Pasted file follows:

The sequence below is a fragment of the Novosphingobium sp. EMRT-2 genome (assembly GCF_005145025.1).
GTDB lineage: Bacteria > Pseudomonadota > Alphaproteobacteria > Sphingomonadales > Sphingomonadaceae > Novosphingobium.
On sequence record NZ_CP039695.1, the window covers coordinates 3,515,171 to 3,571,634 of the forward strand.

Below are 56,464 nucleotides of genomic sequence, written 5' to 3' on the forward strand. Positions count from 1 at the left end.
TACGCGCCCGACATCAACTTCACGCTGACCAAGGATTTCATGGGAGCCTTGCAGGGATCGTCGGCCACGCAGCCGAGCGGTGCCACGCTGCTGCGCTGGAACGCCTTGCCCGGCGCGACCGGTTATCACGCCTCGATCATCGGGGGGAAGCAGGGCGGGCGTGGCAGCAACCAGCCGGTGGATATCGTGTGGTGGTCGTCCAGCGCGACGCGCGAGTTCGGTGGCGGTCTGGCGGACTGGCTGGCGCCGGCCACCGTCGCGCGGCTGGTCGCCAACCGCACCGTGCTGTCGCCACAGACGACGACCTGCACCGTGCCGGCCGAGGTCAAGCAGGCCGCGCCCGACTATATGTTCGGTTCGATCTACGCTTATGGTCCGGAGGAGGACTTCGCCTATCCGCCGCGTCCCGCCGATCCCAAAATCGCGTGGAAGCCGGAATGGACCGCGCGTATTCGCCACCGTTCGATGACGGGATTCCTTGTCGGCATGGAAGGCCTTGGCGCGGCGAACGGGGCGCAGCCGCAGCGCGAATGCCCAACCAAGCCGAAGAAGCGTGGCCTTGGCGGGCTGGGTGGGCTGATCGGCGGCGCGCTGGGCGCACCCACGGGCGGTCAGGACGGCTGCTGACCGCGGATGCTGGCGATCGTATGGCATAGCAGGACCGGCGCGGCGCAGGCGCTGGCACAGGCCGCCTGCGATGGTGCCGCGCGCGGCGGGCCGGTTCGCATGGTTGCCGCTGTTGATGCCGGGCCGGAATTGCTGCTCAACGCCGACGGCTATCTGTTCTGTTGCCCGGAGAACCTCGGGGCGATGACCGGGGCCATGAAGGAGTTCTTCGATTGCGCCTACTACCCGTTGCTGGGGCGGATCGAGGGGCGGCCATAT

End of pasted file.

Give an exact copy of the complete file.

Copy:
The sequence below is a fragment of the Novosphingobium sp. EMRT-2 genome (assembly GCF_005145025.1).
GTDB lineage: Bacteria > Pseudomonadota > Alphaproteobacteria > Sphingomonadales > Sphingomonadaceae > Novosphingobium.
On sequence record NZ_CP039695.1, the window covers coordinates 3,515,171 to 3,571,634 of the forward strand.

Below are 56,464 nucleotides of genomic sequence, written 5' to 3' on the forward strand. Positions count from 1 at the left end.
TACGCGCCCGACATCAACTTCACGCTGACCAAGGATTTCATGGGAGCCTTGCAGGGATCGTCGGCCACGCAGCCGAGCGGTGCCACGCTGCTGCGCTGGAACGCCTTGCCCGGCGCGACCGGTTATCACGCCTCGATCATCGGGGGGAAGCAGGGCGGGCGTGGCAGCAACCAGCCGGTGGATATCGTGTGGTGGTCGTCCAGCGCGACGCGCGAGTTCGGTGGCGGTCTGGCGGACTGGCTGGCGCCGGCCACCGTCGCGCGGCTGGTCGCCAACCGCACCGTGCTGTCGCCACAGACGACGACCTGCACCGTGCCGGCCGAGGTCAAGCAGGCCGCGCCCGACTATATGTTCGGTTCGATCTACGCTTATGGTCCGGAGGAGGACTTCGCCTATCCGCCGCGTCCCGCCGATCCCAAAATCGCGTGGAAGCCGGAATGGACCGCGCGTATTCGCCACCGTTCGATGACGGGATTCCTTGTCGGCATGGAAGGCCTTGGCGCGGCGAACGGGGCGCAGCCGCAGCGCGAATGCCCAACCAAGCCGAAGAAGCGTGGCCTTGGCGGGCTGGGTGGGCTGATCGGCGGCGCGCTGGGCGCACCCACGGGCGGTCAGGACGGCTGCTGACCGCGGATGCTGGCGATCGTATGGCATAGCAGGACCGGCGCGGCGCAGGCGCTGGCACAGGCCGCCTGCGATGGTGCCGCGCGCGGCGGGCCGGTTCGCATGGTTGCCGCTGTTGATGCCGGGCCGGAATTGCTGCTCAACGCCGACGGCTATCTGTTCTGTTGCCCGGAGAACCTCGGGGCGATGACCGGGGCCATGAAGGAGTTCTTCGATTGCGCCTACTACCCGTTGCTGGGGCGGATCGAGGGGCGGCCATAT